We're back with another entry on our quest to answer the most asked questions related to publishing. As we sifted through the searches, we discovered this question rose to the top of the search engine queries. So, will writing a book make you rich?
Of course, writing a book does not guarantee financial success. While some authors are able to make a substantial income from their writing, many others do not.
There are many factors that determine the financial success of a book, including the quality of the writing, the author's platform and visibility, the marketing and promotion of the book, and the overall state of the publishing industry. Think about the Obama's. Their platforms by nature are huge because they are widely known, loved, and revered. Compare that to your average person with an equally brilliant idea, but not as much initial traction because of much smaller platform. What can the Obama's offer that your average person cannot necessarily guarantee? Readership.
The more potential readers a book can pull in, the greater the likelihood of being offered a traditional publishing deal, negotiating a higher percentage of profit, and in some cases, the larger the advance from the publisher. Michelle Obama's book, Becoming, sold more than 17 million copies worldwide, and her latest release is on track to hit similar numbers. Of course, we're not all household names like the Forever First Lady. So, we've done some digging to find the average number of book sales per title.
5,000. The average book sells 5,000 copies in its lifetime. A variety of factors influence that number, of course - publisher dependent, marketing strategy, author platform, etc. But yes, 5,000 copies. Keep that in mind as you seek to answer the question of whether or not writing a book can make you rich. Even if a book is successful and generates significant income, it may not make the author "rich." There are many expenses associated with writing and publishing a book, including editing, design, and marketing costs, which can eat into an author's profits. For book deals with an advance, remember you have to earn back the right to receive your share of the profit.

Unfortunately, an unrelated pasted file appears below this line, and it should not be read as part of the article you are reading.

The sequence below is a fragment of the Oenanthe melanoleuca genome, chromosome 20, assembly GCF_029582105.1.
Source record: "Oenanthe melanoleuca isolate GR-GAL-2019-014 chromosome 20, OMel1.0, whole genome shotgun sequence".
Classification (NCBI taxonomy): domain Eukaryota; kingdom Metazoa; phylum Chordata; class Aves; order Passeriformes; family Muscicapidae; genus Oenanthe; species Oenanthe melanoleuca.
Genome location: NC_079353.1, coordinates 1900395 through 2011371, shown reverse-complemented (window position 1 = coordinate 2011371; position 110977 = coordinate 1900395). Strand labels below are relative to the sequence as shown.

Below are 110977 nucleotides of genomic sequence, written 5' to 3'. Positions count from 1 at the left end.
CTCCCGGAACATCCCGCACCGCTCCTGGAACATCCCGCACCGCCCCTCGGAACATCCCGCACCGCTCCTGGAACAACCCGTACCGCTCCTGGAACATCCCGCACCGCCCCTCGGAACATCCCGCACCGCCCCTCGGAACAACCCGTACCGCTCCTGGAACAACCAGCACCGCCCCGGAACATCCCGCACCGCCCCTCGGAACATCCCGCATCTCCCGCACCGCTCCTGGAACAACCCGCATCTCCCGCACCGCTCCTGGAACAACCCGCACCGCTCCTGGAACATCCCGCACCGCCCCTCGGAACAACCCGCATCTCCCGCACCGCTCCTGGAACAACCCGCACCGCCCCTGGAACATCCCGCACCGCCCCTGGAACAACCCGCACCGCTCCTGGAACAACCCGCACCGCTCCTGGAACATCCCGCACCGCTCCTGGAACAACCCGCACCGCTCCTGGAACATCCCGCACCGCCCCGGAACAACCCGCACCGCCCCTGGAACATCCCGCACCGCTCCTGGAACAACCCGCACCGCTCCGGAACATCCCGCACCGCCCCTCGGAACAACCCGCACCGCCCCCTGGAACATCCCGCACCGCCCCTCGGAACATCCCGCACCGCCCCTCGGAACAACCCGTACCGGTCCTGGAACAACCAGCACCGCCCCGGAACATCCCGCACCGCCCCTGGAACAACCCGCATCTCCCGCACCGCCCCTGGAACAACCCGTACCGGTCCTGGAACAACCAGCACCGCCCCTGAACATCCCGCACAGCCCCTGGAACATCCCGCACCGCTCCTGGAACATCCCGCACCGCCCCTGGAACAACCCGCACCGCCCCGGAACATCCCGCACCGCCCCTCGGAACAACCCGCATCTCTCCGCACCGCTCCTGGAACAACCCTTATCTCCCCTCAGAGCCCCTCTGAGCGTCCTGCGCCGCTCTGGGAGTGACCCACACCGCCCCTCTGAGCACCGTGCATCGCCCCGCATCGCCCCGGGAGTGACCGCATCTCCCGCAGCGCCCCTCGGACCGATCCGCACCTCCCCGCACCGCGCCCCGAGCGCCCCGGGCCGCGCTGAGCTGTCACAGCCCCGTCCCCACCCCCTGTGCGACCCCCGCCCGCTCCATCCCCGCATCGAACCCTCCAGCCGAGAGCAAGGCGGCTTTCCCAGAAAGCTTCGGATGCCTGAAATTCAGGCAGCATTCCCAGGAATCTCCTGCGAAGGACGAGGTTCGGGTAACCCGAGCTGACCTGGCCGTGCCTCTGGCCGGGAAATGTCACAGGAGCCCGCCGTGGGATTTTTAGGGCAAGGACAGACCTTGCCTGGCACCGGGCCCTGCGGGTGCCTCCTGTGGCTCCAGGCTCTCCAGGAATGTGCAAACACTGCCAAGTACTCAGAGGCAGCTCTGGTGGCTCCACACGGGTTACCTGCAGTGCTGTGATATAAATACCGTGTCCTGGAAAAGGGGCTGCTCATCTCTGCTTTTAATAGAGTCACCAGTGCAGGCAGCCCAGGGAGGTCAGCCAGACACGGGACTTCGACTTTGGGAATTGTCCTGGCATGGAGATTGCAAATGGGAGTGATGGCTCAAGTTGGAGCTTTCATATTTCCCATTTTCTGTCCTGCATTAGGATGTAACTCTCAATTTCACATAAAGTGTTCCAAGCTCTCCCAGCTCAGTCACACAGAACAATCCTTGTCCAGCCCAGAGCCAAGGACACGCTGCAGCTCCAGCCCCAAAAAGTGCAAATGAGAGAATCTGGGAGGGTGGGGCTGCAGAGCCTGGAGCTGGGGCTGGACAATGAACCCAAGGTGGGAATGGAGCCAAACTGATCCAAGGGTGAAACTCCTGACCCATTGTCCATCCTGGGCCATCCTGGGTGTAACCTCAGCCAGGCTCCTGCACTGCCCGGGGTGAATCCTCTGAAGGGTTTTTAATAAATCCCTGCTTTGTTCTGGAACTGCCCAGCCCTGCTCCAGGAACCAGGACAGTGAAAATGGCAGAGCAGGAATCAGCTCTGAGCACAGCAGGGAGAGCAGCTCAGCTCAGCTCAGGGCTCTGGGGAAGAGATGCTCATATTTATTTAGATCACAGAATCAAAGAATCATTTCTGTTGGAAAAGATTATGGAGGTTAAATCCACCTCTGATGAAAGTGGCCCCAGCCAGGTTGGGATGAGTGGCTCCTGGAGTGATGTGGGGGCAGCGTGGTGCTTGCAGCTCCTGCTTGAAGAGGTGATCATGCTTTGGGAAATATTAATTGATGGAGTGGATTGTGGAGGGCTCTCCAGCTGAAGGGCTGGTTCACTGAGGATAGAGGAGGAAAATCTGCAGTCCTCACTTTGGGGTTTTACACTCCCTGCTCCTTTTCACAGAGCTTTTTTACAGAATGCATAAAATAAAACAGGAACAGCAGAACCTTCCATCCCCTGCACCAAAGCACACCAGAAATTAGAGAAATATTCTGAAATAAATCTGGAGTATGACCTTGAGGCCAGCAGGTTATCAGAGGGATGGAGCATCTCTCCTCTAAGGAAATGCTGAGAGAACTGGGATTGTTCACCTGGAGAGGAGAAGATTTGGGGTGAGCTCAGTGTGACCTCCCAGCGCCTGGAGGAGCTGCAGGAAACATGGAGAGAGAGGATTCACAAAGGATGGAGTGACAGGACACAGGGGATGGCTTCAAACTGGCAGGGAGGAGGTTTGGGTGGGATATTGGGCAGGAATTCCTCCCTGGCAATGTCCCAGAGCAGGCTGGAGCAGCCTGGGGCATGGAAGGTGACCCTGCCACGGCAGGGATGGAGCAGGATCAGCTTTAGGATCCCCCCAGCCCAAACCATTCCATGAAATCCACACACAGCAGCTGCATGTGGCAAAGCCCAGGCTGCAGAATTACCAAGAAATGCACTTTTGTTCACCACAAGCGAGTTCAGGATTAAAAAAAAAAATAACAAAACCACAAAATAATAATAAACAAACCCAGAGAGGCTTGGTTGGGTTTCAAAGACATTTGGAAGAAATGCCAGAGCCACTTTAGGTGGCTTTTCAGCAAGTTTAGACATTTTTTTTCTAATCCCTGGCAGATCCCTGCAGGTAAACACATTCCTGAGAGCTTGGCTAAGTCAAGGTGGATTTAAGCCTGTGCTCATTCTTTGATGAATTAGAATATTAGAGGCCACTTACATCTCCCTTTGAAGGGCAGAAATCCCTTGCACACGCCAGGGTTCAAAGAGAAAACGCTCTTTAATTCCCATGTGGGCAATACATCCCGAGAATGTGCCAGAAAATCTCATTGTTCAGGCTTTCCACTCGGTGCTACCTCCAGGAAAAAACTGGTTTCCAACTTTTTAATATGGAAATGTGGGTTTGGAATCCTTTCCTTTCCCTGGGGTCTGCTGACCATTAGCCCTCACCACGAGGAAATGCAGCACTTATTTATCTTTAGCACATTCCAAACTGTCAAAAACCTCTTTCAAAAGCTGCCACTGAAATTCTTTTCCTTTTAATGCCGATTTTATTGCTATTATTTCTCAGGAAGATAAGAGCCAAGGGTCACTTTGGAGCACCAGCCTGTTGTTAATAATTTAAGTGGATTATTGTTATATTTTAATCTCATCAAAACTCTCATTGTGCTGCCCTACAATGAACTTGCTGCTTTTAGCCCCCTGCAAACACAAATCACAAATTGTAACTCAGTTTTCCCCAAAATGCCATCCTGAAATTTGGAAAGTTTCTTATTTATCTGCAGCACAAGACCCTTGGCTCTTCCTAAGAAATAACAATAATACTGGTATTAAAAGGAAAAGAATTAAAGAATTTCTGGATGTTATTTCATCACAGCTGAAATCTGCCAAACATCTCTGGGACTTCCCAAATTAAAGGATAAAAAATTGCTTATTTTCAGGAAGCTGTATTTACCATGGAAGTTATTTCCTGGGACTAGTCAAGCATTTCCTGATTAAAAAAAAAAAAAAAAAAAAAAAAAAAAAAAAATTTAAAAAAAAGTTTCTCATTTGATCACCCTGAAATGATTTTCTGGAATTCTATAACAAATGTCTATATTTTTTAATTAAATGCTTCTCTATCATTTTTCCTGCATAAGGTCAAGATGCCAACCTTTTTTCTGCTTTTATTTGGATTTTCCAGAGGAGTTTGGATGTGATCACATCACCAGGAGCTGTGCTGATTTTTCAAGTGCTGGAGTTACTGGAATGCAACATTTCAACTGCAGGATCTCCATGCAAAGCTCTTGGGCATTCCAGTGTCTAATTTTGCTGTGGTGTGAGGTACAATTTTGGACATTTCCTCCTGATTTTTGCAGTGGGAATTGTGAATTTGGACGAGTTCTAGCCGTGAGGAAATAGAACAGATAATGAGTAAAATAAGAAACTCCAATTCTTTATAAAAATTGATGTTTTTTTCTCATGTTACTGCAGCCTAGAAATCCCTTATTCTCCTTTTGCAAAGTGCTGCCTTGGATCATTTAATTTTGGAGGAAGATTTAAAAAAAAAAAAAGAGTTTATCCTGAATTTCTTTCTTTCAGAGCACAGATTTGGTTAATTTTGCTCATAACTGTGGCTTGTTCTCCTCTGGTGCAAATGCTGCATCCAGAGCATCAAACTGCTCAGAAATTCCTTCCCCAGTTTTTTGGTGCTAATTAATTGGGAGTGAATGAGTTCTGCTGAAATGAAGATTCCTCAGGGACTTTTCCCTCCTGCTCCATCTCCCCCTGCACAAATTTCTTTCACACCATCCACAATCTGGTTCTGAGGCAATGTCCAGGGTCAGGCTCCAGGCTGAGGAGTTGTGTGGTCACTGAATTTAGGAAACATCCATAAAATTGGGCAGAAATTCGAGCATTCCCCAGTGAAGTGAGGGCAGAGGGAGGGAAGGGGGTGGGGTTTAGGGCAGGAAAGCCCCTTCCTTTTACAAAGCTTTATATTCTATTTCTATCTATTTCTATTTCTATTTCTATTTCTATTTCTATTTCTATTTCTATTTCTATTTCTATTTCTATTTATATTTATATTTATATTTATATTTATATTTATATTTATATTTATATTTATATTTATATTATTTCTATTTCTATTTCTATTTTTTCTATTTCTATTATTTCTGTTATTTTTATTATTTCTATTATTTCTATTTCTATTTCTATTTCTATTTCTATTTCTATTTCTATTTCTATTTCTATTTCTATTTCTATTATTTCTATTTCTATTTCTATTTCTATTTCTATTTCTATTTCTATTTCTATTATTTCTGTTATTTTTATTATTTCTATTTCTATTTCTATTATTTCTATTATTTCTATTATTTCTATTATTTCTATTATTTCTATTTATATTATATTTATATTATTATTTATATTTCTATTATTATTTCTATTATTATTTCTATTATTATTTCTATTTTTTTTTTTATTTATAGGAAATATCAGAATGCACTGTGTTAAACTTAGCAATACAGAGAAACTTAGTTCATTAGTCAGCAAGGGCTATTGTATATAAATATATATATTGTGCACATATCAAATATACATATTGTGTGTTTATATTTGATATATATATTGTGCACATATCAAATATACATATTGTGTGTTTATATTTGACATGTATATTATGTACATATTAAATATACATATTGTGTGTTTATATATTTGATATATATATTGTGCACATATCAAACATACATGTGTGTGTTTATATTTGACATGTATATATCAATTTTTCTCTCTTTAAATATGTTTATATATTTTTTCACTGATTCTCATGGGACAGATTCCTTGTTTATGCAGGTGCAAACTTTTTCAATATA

There are so many factors involved that we can only offer our food for thought. From our perspective though, it's most important to remember that the main goal of writing a book, creating something meaningful and fulfilling vs. making money. The former are the types of books we look for at LaunchCrate. If the book is well-written, resonates with readers, and is marketed effectively, it may have a chance of financial success, but there is definitely no guarantee.
Read more about Our Story, if you're interested in learning more about the type of books we're looking for.